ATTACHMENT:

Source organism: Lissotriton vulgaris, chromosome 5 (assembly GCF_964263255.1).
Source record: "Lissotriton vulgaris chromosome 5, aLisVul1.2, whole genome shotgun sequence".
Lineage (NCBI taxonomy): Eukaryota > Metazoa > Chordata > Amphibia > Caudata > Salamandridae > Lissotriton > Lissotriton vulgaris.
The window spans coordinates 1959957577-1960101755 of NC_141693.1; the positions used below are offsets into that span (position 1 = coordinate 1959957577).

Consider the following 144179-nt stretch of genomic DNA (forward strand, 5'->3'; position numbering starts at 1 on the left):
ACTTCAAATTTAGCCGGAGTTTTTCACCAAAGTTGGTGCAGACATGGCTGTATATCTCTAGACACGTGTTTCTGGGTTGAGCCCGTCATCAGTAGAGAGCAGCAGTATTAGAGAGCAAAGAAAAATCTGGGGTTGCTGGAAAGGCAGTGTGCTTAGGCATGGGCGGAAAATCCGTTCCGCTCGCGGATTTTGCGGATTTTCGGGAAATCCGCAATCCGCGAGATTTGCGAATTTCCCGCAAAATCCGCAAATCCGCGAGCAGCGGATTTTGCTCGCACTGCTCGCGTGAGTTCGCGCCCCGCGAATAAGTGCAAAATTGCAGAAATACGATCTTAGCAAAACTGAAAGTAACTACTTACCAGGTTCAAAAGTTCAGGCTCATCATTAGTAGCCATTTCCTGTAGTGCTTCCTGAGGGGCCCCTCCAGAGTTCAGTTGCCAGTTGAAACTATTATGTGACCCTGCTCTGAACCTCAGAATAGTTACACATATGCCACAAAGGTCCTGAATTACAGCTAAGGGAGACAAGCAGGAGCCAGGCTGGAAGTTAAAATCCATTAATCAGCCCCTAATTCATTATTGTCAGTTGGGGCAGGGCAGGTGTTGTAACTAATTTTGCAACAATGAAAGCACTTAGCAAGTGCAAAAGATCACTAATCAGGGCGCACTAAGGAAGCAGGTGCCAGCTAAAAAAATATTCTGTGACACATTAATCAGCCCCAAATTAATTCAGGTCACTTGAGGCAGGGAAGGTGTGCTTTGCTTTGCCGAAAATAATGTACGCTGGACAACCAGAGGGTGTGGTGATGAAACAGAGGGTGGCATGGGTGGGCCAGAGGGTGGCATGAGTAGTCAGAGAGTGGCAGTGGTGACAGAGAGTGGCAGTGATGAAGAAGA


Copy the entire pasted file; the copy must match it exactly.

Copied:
Source organism: Lissotriton vulgaris, chromosome 5 (assembly GCF_964263255.1).
Source record: "Lissotriton vulgaris chromosome 5, aLisVul1.2, whole genome shotgun sequence".
Lineage (NCBI taxonomy): Eukaryota > Metazoa > Chordata > Amphibia > Caudata > Salamandridae > Lissotriton > Lissotriton vulgaris.
The window spans coordinates 1959957577-1960101755 of NC_141693.1; the positions used below are offsets into that span (position 1 = coordinate 1959957577).

Consider the following 144179-nt stretch of genomic DNA (forward strand, 5'->3'; position numbering starts at 1 on the left):
ACTTCAAATTTAGCCGGAGTTTTTCACCAAAGTTGGTGCAGACATGGCTGTATATCTCTAGACACGTGTTTCTGGGTTGAGCCCGTCATCAGTAGAGAGCAGCAGTATTAGAGAGCAAAGAAAAATCTGGGGTTGCTGGAAAGGCAGTGTGCTTAGGCATGGGCGGAAAATCCGTTCCGCTCGCGGATTTTGCGGATTTTCGGGAAATCCGCAATCCGCGAGATTTGCGAATTTCCCGCAAAATCCGCAAATCCGCGAGCAGCGGATTTTGCTCGCACTGCTCGCGTGAGTTCGCGCCCCGCGAATAAGTGCAAAATTGCAGAAATACGATCTTAGCAAAACTGAAAGTAACTACTTACCAGGTTCAAAAGTTCAGGCTCATCATTAGTAGCCATTTCCTGTAGTGCTTCCTGAGGGGCCCCTCCAGAGTTCAGTTGCCAGTTGAAACTATTATGTGACCCTGCTCTGAACCTCAGAATAGTTACACATATGCCACAAAGGTCCTGAATTACAGCTAAGGGAGACAAGCAGGAGCCAGGCTGGAAGTTAAAATCCATTAATCAGCCCCTAATTCATTATTGTCAGTTGGGGCAGGGCAGGTGTTGTAACTAATTTTGCAACAATGAAAGCACTTAGCAAGTGCAAAAGATCACTAATCAGGGCGCACTAAGGAAGCAGGTGCCAGCTAAAAAAATATTCTGTGACACATTAATCAGCCCCAAATTAATTCAGGTCACTTGAGGCAGGGAAGGTGTGCTTTGCTTTGCCGAAAATAATGTACGCTGGACAACCAGAGGGTGTGGTGATGAAACAGAGGGTGGCATGGGTGGGCCAGAGGGTGGCATGAGTAGTCAGAGAGTGGCAGTGGTGACAGAGAGTGGCAGTGATGAAGAAGA